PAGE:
Wed | Jul 8, 2020

Prickly Pole farmers left high and dry in drought

Published:Wednesday | May 27, 2020 | 12:25 AMPaul Clarke/Gleaner Writer
Lucille Grace Thomas of Prickly Pole, St Ann, shows the devastating effect of drought on her cabbage crop she planted recently.
Lucille Grace Thomas of Prickly Pole, St Ann, shows the devastating effect of drought on her cabbage crop she planted recently.

CABBAGE FARMERS in Prickly Pole, a hillside community in southern St Ann, have lambasted the Rural Agricultural Development Authority (RADA) for failing to provide crucial inputs such as irrigation, dooming their crops to be victim to prolonged drought.

Lucille Grace Thomas, who, along with her daughter and son, tends to several acres of farmland dedicated to the cultivation of cabbage, string beans and kale, is expressing frustration at what she describes as a lack of interest from the local RADA office in the parish.

“Look at that field over there; it is dried up and we not even cut a single head a cabbage from there. We have no water,” said Thomas, while directing the Gleaner news team to examine her cabbage patch.

“We cannot even call it an investment, because it’s more than that. It is our lives and our livelihood that we are losing every day to the drought.”

More and more women in the hinterlands are getting involved with the back-breaking work that characterises Jamaican farming. Thomas said it was all she was interested in doing as nothing else was available.

As she clutched several rotting cabbage heads, they told a tale of parched fortunes.

Clive Dawkins, who has been a farmer since high school and tends to cabbage and sweet pepper, was more philosophical. He said having spent hours in the sun preparing the soil, planting, and then watching his crops die was like “buying a brand new car, then wake up the next day to realise it’s been stolen”.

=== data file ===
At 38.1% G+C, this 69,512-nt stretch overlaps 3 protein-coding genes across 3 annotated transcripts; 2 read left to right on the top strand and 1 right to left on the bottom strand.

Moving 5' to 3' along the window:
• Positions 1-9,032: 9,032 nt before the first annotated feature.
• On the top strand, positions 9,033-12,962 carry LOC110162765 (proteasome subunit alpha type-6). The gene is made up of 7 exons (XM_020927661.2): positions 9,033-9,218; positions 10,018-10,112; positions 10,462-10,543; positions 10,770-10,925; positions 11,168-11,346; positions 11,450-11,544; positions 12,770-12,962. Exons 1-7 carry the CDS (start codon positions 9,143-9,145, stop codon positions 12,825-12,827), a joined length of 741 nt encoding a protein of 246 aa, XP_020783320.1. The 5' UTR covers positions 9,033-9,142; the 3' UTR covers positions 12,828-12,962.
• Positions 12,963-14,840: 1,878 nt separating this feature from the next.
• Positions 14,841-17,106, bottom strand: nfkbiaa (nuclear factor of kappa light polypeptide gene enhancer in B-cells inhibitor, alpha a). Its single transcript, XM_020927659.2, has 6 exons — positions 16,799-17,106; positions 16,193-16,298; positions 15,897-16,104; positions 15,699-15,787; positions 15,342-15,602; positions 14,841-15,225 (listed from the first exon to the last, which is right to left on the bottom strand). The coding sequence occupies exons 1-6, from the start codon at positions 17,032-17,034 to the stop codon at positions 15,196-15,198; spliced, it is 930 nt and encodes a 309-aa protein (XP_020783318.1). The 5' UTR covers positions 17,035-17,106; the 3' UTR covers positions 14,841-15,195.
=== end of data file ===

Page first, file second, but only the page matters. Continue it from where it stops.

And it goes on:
“I wish we could get some help with water. Things dry here. We not getting any rain, but in spite of that, we have to keep going,” he said.

Joel Phillipots and his friend, Richard Dawkins, were seen packing a number of crocus bags with very small heads of cabbage. They were heading to Coronation Market in Kingston where they hoped to fetch sales of $100 per pound.

But the searing heat has stunted the growth of many crops, with some nothing more than fodder for worms.

Those ruined yields, he said, would be used as feedstock for rabbits and pigs.

Responding to the residents’ despair, acting RADA Parish Manager Sheldon Scott said that the community is served by two of the agency’s officers, arguing that the community has benefited from drought-mitigation measures.

“In terms of assistance, I know personally that there are farmers in that community who have benefited from some of the programmes we have going, such as the Irish potato programme that’s just been completed, and in addition, some farmers got sweet yam and others received chemicals. I have documented evidence,” Scott said.

“So for them to say they have received no support would be disingenuous, at the least, even though there would be some people who may have not gotten anything in recent times,” he said.

There are approximately 20,000 farmers across St Ann.

Scott conceded that the subventions the St Ann RADA office receives may not be enough to serve every farmer.

“Under the Drought Management Programme, farmers are given drums for the storage of water, drip hoses, and seeds to plant for those who may have lost their crop to the drought, as a restart. It is an ongoing programme but additional funds are needed,” Scott said.